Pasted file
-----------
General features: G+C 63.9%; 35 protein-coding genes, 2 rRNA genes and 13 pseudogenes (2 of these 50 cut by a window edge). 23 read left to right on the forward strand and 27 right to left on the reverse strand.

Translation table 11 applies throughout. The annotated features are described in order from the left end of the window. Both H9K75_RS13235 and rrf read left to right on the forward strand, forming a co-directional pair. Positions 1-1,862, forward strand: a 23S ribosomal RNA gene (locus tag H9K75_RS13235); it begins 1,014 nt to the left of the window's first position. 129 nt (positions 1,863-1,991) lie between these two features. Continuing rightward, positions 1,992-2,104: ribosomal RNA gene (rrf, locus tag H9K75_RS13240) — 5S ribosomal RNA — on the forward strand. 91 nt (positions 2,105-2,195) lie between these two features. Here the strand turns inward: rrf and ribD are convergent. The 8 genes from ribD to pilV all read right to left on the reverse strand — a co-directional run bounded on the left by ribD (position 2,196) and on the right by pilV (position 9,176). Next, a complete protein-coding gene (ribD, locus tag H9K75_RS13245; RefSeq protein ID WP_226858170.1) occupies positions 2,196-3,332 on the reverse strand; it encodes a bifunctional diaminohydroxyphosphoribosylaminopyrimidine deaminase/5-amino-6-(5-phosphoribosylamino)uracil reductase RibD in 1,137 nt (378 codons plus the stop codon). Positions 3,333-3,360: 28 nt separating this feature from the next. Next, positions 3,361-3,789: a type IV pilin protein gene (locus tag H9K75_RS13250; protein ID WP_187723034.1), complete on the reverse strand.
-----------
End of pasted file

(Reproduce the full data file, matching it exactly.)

General features: G+C 63.9%; 35 protein-coding genes, 2 rRNA genes and 13 pseudogenes (2 of these 50 cut by a window edge). 23 read left to right on the forward strand and 27 right to left on the reverse strand.

Translation table 11 applies throughout. The annotated features are described in order from the left end of the window. Both H9K75_RS13235 and rrf read left to right on the forward strand, forming a co-directional pair. Positions 1-1,862, forward strand: a 23S ribosomal RNA gene (locus tag H9K75_RS13235); it begins 1,014 nt to the left of the window's first position. 129 nt (positions 1,863-1,991) lie between these two features. Continuing rightward, positions 1,992-2,104: ribosomal RNA gene (rrf, locus tag H9K75_RS13240) — 5S ribosomal RNA — on the forward strand. 91 nt (positions 2,105-2,195) lie between these two features. Here the strand turns inward: rrf and ribD are convergent. The 8 genes from ribD to pilV all read right to left on the reverse strand — a co-directional run bounded on the left by ribD (position 2,196) and on the right by pilV (position 9,176). Next, a complete protein-coding gene (ribD, locus tag H9K75_RS13245; RefSeq protein ID WP_226858170.1) occupies positions 2,196-3,332 on the reverse strand; it encodes a bifunctional diaminohydroxyphosphoribosylaminopyrimidine deaminase/5-amino-6-(5-phosphoribosylamino)uracil reductase RibD in 1,137 nt (378 codons plus the stop codon). Positions 3,333-3,360: 28 nt separating this feature from the next. Next, positions 3,361-3,789: a type IV pilin protein gene (locus tag H9K75_RS13250; protein ID WP_187723034.1), complete on the reverse strand.